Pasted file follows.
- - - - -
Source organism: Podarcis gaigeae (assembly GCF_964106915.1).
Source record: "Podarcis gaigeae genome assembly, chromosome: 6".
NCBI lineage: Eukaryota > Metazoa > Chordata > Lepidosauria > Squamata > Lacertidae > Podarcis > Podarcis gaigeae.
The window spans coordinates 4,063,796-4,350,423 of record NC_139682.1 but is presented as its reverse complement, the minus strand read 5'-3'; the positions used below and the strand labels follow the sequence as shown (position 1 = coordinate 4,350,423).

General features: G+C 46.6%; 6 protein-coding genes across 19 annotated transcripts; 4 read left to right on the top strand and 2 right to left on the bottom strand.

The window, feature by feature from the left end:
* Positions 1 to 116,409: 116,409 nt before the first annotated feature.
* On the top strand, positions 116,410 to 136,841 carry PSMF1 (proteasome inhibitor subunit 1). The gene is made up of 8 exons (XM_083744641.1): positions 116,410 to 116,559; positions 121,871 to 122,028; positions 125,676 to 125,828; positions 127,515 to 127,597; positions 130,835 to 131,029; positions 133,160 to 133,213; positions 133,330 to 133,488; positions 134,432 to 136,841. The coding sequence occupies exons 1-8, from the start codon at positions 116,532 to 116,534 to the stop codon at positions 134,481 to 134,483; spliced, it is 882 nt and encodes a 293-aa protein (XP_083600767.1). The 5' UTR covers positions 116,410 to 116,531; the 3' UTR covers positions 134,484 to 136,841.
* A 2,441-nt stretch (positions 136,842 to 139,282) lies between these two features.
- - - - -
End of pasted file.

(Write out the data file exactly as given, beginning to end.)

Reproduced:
Source organism: Podarcis gaigeae (assembly GCF_964106915.1).
Source record: "Podarcis gaigeae genome assembly, chromosome: 6".
NCBI lineage: Eukaryota > Metazoa > Chordata > Lepidosauria > Squamata > Lacertidae > Podarcis > Podarcis gaigeae.
The window spans coordinates 4,063,796-4,350,423 of record NC_139682.1 but is presented as its reverse complement, the minus strand read 5'-3'; the positions used below and the strand labels follow the sequence as shown (position 1 = coordinate 4,350,423).

General features: G+C 46.6%; 6 protein-coding genes across 19 annotated transcripts; 4 read left to right on the top strand and 2 right to left on the bottom strand.

The window, feature by feature from the left end:
* Positions 1 to 116,409: 116,409 nt before the first annotated feature.
* On the top strand, positions 116,410 to 136,841 carry PSMF1 (proteasome inhibitor subunit 1). The gene is made up of 8 exons (XM_083744641.1): positions 116,410 to 116,559; positions 121,871 to 122,028; positions 125,676 to 125,828; positions 127,515 to 127,597; positions 130,835 to 131,029; positions 133,160 to 133,213; positions 133,330 to 133,488; positions 134,432 to 136,841. The coding sequence occupies exons 1-8, from the start codon at positions 116,532 to 116,534 to the stop codon at positions 134,481 to 134,483; spliced, it is 882 nt and encodes a 293-aa protein (XP_083600767.1). The 5' UTR covers positions 116,410 to 116,531; the 3' UTR covers positions 134,484 to 136,841.
* A 2,441-nt stretch (positions 136,842 to 139,282) lies between these two features.